Sun Dec 8th through Sat the 14th, 2019 at Vancouver Convention Center
POST-REBUTTAL UPDATE: I have read the rebuttal and other reviews; my score remains unchanged. ======================================================= Originality: The novelty of each proposed trick is limited. However, the combination is novel, well-motivated and supported by the experiments. Quality: The paper is technically sound. Clarity: The paper is very well-written and is easy to follow. The authors clearly pose the problems, provide well-motivated solutions for each of them, and then provide extensive experiments including an ablation study. Significance: The authors test the proposed tricks on a broad set of tasks and outline several other fields that could also benefit. I expect these findings to have a large impact in practical applications. My main concern is regarding the significance of the posed three problems: underestimation of the variance, trivialization of the variance (independence from x) and poor estimation for out-of-domain data (variance does not increase outside the data support). While all of these problems intuitively seem to be common, it would be nice to see a more thorough investigation. Right now these problems are illustrated using the toy data. The improvement in the ablation study can serve as an indirect indication of these problems, however, a direct study of these problems on several different tasks could provide better insight.
This is overall a well written paper that highlights weaknesses in a widely used basic building block for building probabilistic models with neural networks: estimating the variance of some (Gaussian) observable. The paper empirically shows that current approaches clearly underestimate variance even in very simple, low-dimensional cases. It also shows that this is true for approaches that otherwise have been shown to improve the “bayesianess” of neural network predictions. I think it is a strength of the paper that the authors concentrate on simple, low-dimensional problems to analyze the problem. Even though this issue has been occasionally mentioned before, I think this highly original work that focuses on this otherwise not sufficiently discussed problem. The authors suggest three distinct approaches to tackle the problem and demonstrate that each of them provide improvements over the current state of affairs, at least in the investigated low- to medium dimensional cases. Each of these approaches is well motivated and described in sufficient detail (especially when considering the supplement). Unfortunately I find the most effective method of these three proposed improvements a bit unsatisfactory because, as the authors point out, it requires significant additional compute resources and introduces complexity into the training. It is also a bit doubtful whether this approach works in cases with high-dimensional input data because it requires finding ‘nearest neighbours’. This aspect was unfortunately not investigated in the submission. In general I think this work can be influential and encourage further research into this particular aspect of neural network modeling and training.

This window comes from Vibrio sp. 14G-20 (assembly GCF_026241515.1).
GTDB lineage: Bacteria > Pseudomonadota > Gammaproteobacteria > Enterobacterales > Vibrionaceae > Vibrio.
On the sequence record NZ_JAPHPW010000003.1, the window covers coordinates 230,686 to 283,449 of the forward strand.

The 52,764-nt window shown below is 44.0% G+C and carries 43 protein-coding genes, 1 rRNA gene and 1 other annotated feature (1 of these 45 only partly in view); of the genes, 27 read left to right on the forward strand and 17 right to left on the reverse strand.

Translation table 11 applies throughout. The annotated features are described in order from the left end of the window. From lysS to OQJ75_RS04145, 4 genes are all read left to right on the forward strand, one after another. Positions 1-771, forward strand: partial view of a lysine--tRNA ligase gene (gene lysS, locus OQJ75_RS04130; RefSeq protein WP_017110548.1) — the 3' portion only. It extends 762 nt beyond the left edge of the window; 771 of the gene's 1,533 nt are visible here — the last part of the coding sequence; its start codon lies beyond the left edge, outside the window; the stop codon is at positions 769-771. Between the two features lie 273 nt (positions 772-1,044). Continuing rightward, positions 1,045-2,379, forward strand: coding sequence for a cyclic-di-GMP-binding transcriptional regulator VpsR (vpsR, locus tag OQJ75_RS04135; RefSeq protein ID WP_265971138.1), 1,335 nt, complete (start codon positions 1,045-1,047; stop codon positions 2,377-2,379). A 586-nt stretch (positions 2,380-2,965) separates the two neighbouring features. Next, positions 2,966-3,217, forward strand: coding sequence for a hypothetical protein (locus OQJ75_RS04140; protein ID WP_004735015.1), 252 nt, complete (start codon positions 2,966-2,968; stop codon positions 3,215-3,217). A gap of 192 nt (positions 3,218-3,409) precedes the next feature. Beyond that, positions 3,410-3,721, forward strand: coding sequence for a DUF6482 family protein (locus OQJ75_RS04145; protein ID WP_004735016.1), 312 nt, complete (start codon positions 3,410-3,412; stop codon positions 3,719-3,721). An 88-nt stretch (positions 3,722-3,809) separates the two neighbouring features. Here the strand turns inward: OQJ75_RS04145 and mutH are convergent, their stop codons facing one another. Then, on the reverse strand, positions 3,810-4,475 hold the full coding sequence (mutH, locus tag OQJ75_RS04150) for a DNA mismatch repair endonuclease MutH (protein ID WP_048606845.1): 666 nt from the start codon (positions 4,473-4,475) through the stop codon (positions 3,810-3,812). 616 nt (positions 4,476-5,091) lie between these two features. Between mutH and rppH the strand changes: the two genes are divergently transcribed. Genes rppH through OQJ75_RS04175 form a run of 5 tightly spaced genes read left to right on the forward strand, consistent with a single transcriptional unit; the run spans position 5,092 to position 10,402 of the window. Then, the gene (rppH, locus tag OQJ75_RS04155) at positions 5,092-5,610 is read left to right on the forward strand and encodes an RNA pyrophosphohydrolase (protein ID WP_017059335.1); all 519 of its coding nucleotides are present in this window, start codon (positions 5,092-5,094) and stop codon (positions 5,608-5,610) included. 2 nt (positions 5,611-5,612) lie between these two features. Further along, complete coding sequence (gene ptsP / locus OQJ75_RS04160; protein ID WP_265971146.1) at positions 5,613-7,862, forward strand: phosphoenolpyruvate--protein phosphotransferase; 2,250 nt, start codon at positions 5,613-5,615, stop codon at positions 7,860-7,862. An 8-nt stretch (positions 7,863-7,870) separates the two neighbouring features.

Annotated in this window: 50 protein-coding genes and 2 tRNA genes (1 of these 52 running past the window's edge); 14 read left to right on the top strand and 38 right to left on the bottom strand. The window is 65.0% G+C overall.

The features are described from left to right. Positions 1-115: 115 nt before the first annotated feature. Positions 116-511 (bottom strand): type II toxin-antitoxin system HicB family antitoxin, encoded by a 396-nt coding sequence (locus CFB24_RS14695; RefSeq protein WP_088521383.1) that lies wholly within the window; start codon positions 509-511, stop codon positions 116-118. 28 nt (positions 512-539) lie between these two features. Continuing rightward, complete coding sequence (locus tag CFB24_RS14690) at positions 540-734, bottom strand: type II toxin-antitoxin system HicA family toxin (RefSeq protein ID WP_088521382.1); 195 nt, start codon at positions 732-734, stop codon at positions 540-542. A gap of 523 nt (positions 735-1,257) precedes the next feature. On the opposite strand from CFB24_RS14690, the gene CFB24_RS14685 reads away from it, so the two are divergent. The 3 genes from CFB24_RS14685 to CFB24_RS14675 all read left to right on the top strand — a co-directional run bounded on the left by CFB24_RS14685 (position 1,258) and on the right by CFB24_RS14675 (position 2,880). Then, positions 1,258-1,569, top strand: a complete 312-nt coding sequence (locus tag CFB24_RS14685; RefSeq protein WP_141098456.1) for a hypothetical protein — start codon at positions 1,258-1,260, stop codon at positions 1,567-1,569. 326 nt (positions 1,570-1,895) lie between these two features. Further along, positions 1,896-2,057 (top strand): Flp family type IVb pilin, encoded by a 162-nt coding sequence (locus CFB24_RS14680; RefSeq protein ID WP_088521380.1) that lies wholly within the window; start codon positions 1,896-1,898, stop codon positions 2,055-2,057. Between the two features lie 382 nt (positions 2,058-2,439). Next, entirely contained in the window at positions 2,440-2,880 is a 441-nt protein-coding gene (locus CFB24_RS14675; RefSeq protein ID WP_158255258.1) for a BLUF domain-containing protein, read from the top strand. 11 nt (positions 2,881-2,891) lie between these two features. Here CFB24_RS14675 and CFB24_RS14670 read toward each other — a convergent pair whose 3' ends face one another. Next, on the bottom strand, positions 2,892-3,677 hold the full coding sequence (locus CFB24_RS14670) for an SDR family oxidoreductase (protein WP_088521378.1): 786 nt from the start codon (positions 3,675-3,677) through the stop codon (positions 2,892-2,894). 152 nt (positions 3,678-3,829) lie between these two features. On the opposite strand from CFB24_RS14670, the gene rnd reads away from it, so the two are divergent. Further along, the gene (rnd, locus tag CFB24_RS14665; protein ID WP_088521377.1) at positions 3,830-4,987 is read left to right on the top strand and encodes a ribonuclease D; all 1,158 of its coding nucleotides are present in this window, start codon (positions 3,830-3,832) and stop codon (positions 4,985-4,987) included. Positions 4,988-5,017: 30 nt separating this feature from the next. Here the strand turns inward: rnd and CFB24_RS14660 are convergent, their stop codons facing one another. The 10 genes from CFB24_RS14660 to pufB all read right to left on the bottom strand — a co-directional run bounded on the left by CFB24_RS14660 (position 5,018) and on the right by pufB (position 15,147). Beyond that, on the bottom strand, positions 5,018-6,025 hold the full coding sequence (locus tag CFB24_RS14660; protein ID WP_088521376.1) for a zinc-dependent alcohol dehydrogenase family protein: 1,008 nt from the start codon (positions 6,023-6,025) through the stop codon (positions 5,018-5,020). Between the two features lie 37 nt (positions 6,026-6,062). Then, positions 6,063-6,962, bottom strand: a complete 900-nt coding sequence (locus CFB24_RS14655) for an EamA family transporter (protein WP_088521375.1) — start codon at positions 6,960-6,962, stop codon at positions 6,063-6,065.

Post-Rebuttal Feedback Thank the reviewers for your feedback. I think this is a good paper to appear in NeurIPS. ####################### Uncertainty estimation has always been an important problem. This paper tackles the uncertainty prediction via directly predicting the marginal mean and variances. For assuring the reliability of its uncertainty estimation, the paper presents a series of interesting techniques for training the prediction network, including location-aware mini-batching, mean-variance split training and variance networks. With all these techniques adopted, the paper demonstrates convincing empirical results on its uncertainty estimation. Weakness, I am surprised by the amazing empirical performance and the simplicity of the method. However, many proposed techniques in the paper is not well justified. 1, Overfitting is still a potential issue that might occur. Because the network is simply trained via MLE, it is possible that the network fits all training points perfectly, and predicts zero variance by setting gamma-->infty, alpha-->0 and beta-->infty. The toy experiment in the paper has a densely distributed training points, thus the proposed method performs well. But I would like to see another experiment with sparsely distributed training points, in which case we can see better on the overfitting issue. 2, Scaling to high dimensional datasets. The proposed locality-aware mini-batching relies on a reliable distance measure, while the paper uses Euclidean distance. However, for high dimensional datasets, the Euclidean distance is hardly to be trusted. Similarly for the inducing point in variance network, the distance selection has the same issue. However I feel this this is not fatal, as RBF is known to work well, and other metric learning methods can be applied. 3, Computational complexity. Although the locality-aware mini-batching supports stochastic training, searching for the k-nearest-neighbour takes O(k N^2) computational cost, which might not be feasible in large datasets. In particular, if you learns a metric (Check Q3) along training, the searching process needs to be repeated, which makes it unfeasible. 4, I am not convinced by the local-likelihood analysis for location-aware mini-batching. Because the location-aware mini-batching is also an unbiased estimation for the total sum of log likelihoods, at end of the day, it should converge to the same point as standard mini-batching (of course there might be optimization issues). 5, I think Eq5 is a typo, that it should be sigma^2 (1- v) + eta * v Strengths, I have covered it in the contribution part.